How is Degenerative Disc Disease Treated?

degenerative disc disease

How is Degenerative Disc Disease Treated?

Degenerative disc disease (DDD) may sound intimidating when you first hear this diagnosis or when you read about it on your MRI report. It is a common cause of lower back pain and is also one of the most misunderstood causes of chronic back pain.

What is Degenerative Disc Disease?

DDD is not actually a “disease.” It is the process that occurs to your spinal discs due to regular wear and tear. Daily movements such as repetitive bending, twisting, and lifting can cause minuscule tears to the outer wall of the spinal discs. This region is called the annulus fibrosus. The discs do not have enough blood supply to heal the tears in the annulus, even in the healthiest individual. Over time, the tears worsen and become more complex. Eventually, the tears reach the outermost area of the disc annulus, causing them to leak. The center of the spinal disc is called the nucleus pulposus. This is a soft, gelatinous area in the disc that maintains disc hydration and function. As the nucleus pulposus leaks, the fluid loss causes the disc to decrease in height and collapse.

Due to the leaking fluid and degeneration of the disc people often experience pain in their backs, buttocks, or even in the back of the thighs. In the majority of MRIs in people over the age of 60, some form of degenerative disc disease is apparent. The involved discs will appear dark and flat compared to discs that are not degenerating.

The Problem with Common Treatment Methods

There are a number of common treatment methods that physicians use in patients with DDD. However, most of these “treatments” are really just a way to manage the pain, but never resolve the underlying cause. 

Symptoms can be alleviated using heat or ice therapy, manual manipulation, steroid injections, medications, and even physical therapy. But these methods of managing your pain are often temporary fixes that do not focus on the real root cause of your pain – the discs annulus tears in the degenerating disc. That approach will simply help subdue your symptoms so you can live more comfortably.

As cellular therapy and biologics continue to advance, physicians frequently look to cell treatments like platelet-rich plasma (PRP) to treat DDD. The limitation with treatments like this is that once the annulus of the disc is damaged and vulnerable, the biologic that is injected into the disc will not stay in the target area.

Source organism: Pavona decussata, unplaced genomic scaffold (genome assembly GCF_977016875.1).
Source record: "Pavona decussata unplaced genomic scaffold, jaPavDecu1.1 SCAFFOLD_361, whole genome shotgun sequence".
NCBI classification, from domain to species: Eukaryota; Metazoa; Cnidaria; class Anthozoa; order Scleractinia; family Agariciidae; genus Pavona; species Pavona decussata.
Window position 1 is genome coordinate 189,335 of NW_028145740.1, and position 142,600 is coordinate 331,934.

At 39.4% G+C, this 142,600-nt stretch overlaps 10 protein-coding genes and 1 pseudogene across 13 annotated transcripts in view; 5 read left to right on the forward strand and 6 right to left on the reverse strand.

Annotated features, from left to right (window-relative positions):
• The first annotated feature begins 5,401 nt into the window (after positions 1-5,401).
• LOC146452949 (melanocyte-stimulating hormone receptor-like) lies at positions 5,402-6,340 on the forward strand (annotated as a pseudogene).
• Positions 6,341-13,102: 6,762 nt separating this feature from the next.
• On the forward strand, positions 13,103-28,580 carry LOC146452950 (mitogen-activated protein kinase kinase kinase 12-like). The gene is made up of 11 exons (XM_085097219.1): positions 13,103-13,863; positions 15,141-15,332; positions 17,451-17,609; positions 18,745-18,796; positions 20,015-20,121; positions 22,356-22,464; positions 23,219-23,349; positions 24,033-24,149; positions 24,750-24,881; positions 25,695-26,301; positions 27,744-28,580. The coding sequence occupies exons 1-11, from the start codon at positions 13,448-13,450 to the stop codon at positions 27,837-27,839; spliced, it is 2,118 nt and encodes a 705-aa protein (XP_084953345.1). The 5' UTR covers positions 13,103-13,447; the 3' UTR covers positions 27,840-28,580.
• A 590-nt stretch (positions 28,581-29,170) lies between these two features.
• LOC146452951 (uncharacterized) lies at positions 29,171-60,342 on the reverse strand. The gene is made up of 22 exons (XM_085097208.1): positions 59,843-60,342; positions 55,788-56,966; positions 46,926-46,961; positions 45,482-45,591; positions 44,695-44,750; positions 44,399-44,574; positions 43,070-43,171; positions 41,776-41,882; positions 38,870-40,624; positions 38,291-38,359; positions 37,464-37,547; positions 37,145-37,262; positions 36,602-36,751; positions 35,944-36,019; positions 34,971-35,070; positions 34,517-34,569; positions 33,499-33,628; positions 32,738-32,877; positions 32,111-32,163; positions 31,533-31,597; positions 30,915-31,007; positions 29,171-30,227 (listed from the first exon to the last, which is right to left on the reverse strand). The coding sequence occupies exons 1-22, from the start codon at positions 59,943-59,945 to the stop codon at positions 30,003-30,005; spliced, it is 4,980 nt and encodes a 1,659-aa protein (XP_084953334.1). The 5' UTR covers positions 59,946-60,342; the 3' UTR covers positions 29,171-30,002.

Surgery can change your spine anatomy, but it can never restore your spine structure or function to normal.  Also, disc tears cannot be surgically sewn.

The Discseel® Procedure & How it Works

If the common and often-relied upon treatments for degenerative disc disease are only temporary solutions, then what is a long-term resolution? The Discseel® Procedure

This procedure uses an FDA-approved biologic called Fibrin. The Fibrin is injected into the torn disc annulus and it seals the disc. Fibrin promotes the tissues within the disc to heal. 

The injection procedure is conducted using image-guided assistance and is performed in the office as an outpatient. The first step of this procedure is an Annulogram, where a water-soluble contrast is injected into the discs of the low back. Using live X-rays, Dr. Terebuh can see where there are leaks and tears, or degenerative changes in your spinal discs. After that, the Fibrin is injected into those specific areas that need to be treated.

Boris Terebuh, MD is Ohio’s first, and most experienced licensed Discseel® provider. He and his team are highly skilled in providing relief from DDD. If you have made an informed decision to avoid spine surgery, then you owe it to yourself to find out if you are a Discseel candidate.  If you or a loved one is currently suffering from degenerative disc disease, please fill out the form below to get in touch.

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